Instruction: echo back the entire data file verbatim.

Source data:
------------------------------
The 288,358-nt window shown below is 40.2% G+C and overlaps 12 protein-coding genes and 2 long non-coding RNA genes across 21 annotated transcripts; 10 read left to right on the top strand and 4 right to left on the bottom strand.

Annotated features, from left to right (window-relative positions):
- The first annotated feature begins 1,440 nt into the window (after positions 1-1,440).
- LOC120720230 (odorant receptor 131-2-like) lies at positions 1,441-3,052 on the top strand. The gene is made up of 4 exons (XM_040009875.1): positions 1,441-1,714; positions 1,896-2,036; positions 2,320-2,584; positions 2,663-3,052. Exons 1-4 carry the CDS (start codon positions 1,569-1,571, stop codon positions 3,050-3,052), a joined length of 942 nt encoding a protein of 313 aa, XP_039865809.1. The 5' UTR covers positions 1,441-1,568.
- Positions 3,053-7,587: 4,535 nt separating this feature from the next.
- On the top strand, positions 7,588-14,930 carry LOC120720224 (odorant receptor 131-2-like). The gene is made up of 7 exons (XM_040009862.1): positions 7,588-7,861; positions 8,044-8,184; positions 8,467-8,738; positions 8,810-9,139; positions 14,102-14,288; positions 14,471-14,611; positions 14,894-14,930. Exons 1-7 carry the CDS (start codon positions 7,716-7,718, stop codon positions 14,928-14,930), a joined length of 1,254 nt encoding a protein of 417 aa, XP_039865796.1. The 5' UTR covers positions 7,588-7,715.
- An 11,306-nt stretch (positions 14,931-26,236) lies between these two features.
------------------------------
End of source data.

The 288,358-nt window shown below is 40.2% G+C and overlaps 12 protein-coding genes and 2 long non-coding RNA genes across 21 annotated transcripts; 10 read left to right on the top strand and 4 right to left on the bottom strand.

Annotated features, from left to right (window-relative positions):
- The first annotated feature begins 1,440 nt into the window (after positions 1-1,440).
- LOC120720230 (odorant receptor 131-2-like) lies at positions 1,441-3,052 on the top strand. The gene is made up of 4 exons (XM_040009875.1): positions 1,441-1,714; positions 1,896-2,036; positions 2,320-2,584; positions 2,663-3,052. Exons 1-4 carry the CDS (start codon positions 1,569-1,571, stop codon positions 3,050-3,052), a joined length of 942 nt encoding a protein of 313 aa, XP_039865809.1. The 5' UTR covers positions 1,441-1,568.
- Positions 3,053-7,587: 4,535 nt separating this feature from the next.
- On the top strand, positions 7,588-14,930 carry LOC120720224 (odorant receptor 131-2-like). The gene is made up of 7 exons (XM_040009862.1): positions 7,588-7,861; positions 8,044-8,184; positions 8,467-8,738; positions 8,810-9,139; positions 14,102-14,288; positions 14,471-14,611; positions 14,894-14,930. Exons 1-7 carry the CDS (start codon positions 7,716-7,718, stop codon positions 14,928-14,930), a joined length of 1,254 nt encoding a protein of 417 aa, XP_039865796.1. The 5' UTR covers positions 7,588-7,715.
- An 11,306-nt stretch (positions 14,931-26,236) lies between these two features.